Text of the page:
More than most television series a private eye series has to have a charismatic lead actor. Magnum, P.I. has no problems there. Tom Selleck’s middle name is charisma.
If it’s going to keep us interested over multiple seasons such a series also has to have a protagonist who is more than just a stereotype. And while Thomas Magnum might initially seem like a stereotyped self-centred playboy it’s soon evident that he’s actually a pretty complicated guy. Thomas went through some very bad stuff in Vietnam and he’s still haunted by it. That gives the character a touch of darkness and a touch of pathos.
What makes this series unusual for a P.I. series is that its great strength is the ensemble acting. There are four regular characters, all of them different and all of them interesting. And the interactions between them are subtle and complex. Magnum is a guy who is only too happy to shamelessly manipulate his old wartime buddies TC and Rick into giving him outrageous amounts of help in his cases, often at considerable expense, inconvenience and even danger to themselves. But he’d do the same for them if they needed help. He’s not really selfish. He is a very demanding friend, but he’s a loyal one as well. Magnum can be childish and petulant, and then turn on a dime and behave in a noble and generous way. And as much as Higgins irritates him, when the chips are down he’ll stand by Higgins just as he’ll stand by his wartime buddies. Magnum is a flawed hero but he’s a hero just the same.
As in the earlier seasons there’s an obsessive preoccupation with the shadow that the past is able to cast over the present. The strength of this series is that this theme is explored so often, but never in quite the same way twice. In fact it’s a series that is constantly trying to take familiar themes and give them an original twist. Sometimes this is risky, but it’s a risk worth taking.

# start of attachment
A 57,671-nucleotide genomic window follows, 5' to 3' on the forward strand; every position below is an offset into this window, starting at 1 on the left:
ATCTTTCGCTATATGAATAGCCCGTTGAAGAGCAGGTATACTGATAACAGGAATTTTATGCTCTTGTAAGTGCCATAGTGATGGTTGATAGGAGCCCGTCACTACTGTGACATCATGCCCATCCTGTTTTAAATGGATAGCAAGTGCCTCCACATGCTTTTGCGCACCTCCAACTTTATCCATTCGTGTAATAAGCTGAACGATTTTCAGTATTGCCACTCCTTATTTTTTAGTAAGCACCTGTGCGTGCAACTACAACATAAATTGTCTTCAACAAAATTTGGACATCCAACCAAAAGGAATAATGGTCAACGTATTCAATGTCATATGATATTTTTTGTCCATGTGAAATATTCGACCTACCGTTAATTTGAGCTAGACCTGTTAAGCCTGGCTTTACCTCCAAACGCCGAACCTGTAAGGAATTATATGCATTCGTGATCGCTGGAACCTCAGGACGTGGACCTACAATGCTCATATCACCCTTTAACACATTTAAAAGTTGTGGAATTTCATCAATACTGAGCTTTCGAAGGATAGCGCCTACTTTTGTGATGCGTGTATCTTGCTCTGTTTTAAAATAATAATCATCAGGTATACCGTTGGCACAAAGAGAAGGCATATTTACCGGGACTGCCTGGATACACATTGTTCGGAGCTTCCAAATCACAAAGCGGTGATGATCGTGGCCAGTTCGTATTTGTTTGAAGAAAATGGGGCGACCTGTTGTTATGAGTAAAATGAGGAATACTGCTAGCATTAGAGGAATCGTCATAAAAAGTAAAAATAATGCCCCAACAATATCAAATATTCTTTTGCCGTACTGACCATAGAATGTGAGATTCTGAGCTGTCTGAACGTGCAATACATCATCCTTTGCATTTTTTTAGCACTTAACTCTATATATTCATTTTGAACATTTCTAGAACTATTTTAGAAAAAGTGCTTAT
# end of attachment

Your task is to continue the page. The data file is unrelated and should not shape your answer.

One important point has to be made about watching TV series on DVD. There’s a real danger of indulging in too much binge-watching. If you’d been a Magnum, P.I. fan back in the 80s you’d have seen the 162 episodes over the course of eight years. If you watch too many episodes (and this applies to every TV series) in too short a space of time you can overdose. This is important particularly when you get to the third season of a series.
Like Hawaii Five-O this series tends to blend crime and espionage elements, sometimes in the same episode. It’s one of the things that makes Magnum, P.I. a slightly unusual private eye series.
Magnum, P.I. is also incredibly stylish. Like Mannix it has that glossy polished look that American television perfected in the late 60s.